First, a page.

Detroit didn’t have a lot of cap space this offseason, which is why it didn’t make a lot of moves in free agency. Safety James Ihedigbo and receiver Golden Tate are two starters who arrived in free agency this year, but the Lions simply couldn’t afford to make as many changes as they would have liked.
The Lions will probably break camp with veteran Rashean Mathis joining Darius Slay, last year’s second-round draft pick, as the starting cornerbacks. But they’d love it if one of the other young cornerbacks, like 2012 third-round pick Bill Bentley and 2014 fourth-round pick Nevin Lawson, could push for a starting job in training camp.
A kicker competition isn’t the most exciting thing that can happen in training camp, but the battle between Giorgio Tavecchio and seventh-round draft pick Nate Freese will be very important for the Lions, who still haven’t found the right replacement for the long departed Jason Hanson. If Tavecchio or Freese can emerge as a good kicker this season, that would go a long way toward shoring up the special teams.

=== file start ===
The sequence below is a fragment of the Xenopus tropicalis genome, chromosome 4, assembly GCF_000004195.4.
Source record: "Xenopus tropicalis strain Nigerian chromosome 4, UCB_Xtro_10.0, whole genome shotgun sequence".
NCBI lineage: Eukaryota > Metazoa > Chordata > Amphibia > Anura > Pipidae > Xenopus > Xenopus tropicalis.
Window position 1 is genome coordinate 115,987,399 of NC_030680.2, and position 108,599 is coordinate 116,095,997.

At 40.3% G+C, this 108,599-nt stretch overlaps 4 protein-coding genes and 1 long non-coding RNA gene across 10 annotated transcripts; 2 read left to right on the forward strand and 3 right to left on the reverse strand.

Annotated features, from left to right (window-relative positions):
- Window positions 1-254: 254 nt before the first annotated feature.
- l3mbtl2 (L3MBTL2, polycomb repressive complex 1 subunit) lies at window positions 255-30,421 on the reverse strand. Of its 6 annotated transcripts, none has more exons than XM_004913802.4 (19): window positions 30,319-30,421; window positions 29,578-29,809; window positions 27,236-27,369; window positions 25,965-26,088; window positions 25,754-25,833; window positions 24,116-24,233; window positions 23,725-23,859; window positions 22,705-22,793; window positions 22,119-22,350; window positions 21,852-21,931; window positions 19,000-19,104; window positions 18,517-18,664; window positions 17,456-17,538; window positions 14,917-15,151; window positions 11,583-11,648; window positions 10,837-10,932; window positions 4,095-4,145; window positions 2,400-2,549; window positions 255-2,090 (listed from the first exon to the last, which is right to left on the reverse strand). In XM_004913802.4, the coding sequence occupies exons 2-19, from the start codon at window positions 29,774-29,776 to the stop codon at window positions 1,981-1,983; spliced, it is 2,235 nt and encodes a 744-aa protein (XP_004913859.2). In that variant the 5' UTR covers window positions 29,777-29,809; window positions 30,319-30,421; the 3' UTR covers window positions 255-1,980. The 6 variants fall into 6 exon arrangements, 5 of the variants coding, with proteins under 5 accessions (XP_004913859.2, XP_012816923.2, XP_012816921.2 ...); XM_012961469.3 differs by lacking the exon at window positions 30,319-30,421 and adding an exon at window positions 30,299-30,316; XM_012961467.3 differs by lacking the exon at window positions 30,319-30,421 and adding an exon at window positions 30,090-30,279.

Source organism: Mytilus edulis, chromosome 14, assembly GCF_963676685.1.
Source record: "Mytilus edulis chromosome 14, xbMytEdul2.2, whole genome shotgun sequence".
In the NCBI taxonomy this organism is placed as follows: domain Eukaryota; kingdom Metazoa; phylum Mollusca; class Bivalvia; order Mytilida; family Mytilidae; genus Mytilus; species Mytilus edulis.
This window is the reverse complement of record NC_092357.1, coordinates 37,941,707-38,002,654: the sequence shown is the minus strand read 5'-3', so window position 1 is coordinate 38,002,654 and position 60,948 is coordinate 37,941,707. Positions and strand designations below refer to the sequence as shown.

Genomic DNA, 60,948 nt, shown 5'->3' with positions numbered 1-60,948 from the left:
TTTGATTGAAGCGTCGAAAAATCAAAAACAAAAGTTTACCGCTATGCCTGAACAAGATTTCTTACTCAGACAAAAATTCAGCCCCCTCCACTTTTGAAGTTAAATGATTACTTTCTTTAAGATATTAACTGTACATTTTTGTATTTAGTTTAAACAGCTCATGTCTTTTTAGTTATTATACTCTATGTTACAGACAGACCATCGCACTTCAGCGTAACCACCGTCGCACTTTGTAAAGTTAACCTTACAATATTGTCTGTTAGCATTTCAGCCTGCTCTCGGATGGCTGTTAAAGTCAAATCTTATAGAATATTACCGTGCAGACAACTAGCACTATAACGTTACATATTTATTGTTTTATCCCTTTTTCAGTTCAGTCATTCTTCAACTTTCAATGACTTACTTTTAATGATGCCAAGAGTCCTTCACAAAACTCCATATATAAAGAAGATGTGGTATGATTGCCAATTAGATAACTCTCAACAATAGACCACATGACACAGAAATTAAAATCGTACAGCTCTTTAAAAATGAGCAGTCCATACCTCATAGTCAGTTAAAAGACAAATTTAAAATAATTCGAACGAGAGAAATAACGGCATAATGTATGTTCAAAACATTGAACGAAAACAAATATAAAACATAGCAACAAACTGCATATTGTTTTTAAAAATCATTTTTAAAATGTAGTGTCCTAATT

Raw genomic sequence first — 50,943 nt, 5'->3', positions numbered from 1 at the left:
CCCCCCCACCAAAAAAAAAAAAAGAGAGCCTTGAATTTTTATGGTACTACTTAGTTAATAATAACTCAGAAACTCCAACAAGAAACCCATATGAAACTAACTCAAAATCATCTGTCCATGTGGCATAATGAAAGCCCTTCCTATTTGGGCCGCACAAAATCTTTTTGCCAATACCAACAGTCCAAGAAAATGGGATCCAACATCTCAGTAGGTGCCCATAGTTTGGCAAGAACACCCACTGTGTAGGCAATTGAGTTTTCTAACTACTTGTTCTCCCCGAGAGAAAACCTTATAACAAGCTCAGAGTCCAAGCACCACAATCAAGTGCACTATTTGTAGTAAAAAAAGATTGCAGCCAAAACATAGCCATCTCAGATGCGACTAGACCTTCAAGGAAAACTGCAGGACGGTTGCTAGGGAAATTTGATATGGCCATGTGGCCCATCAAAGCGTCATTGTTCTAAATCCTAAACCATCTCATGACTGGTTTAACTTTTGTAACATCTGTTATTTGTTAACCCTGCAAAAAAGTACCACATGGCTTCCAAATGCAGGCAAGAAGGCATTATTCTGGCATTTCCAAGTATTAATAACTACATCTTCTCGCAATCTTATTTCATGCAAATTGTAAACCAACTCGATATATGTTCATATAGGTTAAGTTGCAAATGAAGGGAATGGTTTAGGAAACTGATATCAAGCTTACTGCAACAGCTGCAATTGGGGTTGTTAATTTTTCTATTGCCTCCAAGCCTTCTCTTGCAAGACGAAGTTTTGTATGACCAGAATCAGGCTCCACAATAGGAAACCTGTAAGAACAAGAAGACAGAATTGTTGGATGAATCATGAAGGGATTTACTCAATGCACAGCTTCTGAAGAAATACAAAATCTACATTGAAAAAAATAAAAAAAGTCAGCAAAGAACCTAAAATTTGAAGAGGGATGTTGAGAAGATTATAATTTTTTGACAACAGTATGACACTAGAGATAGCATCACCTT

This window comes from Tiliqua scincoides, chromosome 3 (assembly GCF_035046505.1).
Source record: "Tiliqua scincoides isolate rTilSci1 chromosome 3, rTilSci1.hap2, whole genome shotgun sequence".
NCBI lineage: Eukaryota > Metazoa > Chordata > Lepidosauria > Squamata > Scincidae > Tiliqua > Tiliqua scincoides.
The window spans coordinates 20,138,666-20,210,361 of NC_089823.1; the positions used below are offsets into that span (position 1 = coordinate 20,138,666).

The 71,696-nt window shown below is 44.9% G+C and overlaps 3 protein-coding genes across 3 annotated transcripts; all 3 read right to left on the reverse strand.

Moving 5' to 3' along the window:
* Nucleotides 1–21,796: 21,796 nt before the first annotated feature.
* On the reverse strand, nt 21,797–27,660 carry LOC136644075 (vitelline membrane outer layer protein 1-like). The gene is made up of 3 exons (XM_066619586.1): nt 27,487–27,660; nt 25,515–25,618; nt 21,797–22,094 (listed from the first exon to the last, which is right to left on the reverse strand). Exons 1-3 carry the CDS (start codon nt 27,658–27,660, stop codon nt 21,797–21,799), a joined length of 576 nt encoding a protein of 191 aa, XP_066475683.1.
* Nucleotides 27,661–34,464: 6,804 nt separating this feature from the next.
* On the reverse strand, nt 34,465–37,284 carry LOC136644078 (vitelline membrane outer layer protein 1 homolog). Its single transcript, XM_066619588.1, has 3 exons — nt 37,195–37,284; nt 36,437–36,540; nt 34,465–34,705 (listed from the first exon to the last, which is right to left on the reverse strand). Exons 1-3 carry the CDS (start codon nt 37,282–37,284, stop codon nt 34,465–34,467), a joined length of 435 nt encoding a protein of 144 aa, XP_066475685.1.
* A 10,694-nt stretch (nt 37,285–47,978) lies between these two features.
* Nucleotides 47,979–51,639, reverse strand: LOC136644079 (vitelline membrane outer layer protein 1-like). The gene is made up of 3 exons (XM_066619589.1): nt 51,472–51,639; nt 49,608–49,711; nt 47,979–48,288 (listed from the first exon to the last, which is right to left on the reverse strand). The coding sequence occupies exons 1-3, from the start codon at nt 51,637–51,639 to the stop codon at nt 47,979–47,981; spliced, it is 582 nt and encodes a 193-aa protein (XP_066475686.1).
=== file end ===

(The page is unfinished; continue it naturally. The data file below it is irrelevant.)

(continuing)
The Lions have enough talent on both sides of the ball that it’s not out of the question that they could make the playoffs. The best-case scenario is that an offense led by a resurgent Matthew Stafford throwing to Calvin Johnson and Golden Tate gives Detroit one of the most formidable passing attacks in the league, and that a motivated Ndamukong Suh and Nick Fairley lead the way on a ferocious Lions defense. If everyone plays up to his potential, the Lions could make a lot of noise in the NFC North.
But the Lions have rarely played up to their potential. If Jim Caldwell helps Stafford develop as a first-rate quarterback the Lions can make the playoffs, but more likely they’ll be somewhere around where they were last year, in the seven-win range.